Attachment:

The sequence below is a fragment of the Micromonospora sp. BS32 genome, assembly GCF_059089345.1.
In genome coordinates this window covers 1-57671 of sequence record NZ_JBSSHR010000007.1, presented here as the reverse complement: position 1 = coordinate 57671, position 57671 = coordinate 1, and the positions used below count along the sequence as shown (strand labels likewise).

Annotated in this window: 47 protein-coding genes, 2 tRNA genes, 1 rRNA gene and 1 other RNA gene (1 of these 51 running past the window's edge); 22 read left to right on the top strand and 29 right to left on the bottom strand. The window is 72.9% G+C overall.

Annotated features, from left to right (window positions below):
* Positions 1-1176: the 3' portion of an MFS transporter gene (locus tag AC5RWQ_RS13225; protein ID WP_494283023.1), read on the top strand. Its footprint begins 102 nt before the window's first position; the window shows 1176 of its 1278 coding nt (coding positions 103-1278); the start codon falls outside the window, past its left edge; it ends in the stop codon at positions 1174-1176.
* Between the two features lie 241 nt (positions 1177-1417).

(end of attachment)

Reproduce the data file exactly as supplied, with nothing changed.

The sequence below is a fragment of the Micromonospora sp. BS32 genome, assembly GCF_059089345.1.
In genome coordinates this window covers 1-57671 of sequence record NZ_JBSSHR010000007.1, presented here as the reverse complement: position 1 = coordinate 57671, position 57671 = coordinate 1, and the positions used below count along the sequence as shown (strand labels likewise).

Annotated in this window: 47 protein-coding genes, 2 tRNA genes, 1 rRNA gene and 1 other RNA gene (1 of these 51 running past the window's edge); 22 read left to right on the top strand and 29 right to left on the bottom strand. The window is 72.9% G+C overall.

Annotated features, from left to right (window positions below):
* Positions 1-1176: the 3' portion of an MFS transporter gene (locus tag AC5RWQ_RS13225; protein ID WP_494283023.1), read on the top strand. Its footprint begins 102 nt before the window's first position; the window shows 1176 of its 1278 coding nt (coding positions 103-1278); the start codon falls outside the window, past its left edge; it ends in the stop codon at positions 1174-1176.
* Between the two features lie 241 nt (positions 1177-1417).